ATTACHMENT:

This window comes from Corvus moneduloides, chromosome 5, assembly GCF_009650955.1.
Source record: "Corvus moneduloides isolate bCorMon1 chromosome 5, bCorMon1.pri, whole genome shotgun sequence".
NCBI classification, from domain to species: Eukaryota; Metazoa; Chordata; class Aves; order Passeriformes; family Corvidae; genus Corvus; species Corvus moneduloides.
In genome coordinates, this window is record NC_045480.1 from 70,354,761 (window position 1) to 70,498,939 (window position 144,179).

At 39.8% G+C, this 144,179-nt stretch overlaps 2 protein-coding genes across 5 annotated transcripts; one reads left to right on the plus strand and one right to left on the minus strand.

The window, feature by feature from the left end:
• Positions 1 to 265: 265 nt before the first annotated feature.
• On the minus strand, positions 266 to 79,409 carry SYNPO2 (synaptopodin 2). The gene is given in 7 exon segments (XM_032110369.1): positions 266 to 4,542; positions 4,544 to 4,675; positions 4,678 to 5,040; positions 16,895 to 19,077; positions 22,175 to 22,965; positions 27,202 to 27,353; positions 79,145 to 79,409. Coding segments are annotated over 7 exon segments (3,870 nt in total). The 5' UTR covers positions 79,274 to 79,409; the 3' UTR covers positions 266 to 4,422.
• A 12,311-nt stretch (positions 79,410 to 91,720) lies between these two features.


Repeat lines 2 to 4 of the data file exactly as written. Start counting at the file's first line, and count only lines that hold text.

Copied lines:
Source record: "Corvus moneduloides isolate bCorMon1 chromosome 5, bCorMon1.pri, whole genome shotgun sequence".
NCBI classification, from domain to species: Eukaryota; Metazoa; Chordata; class Aves; order Passeriformes; family Corvidae; genus Corvus; species Corvus moneduloides.
In genome coordinates, this window is record NC_045480.1 from 70,354,761 (window position 1) to 70,498,939 (window position 144,179).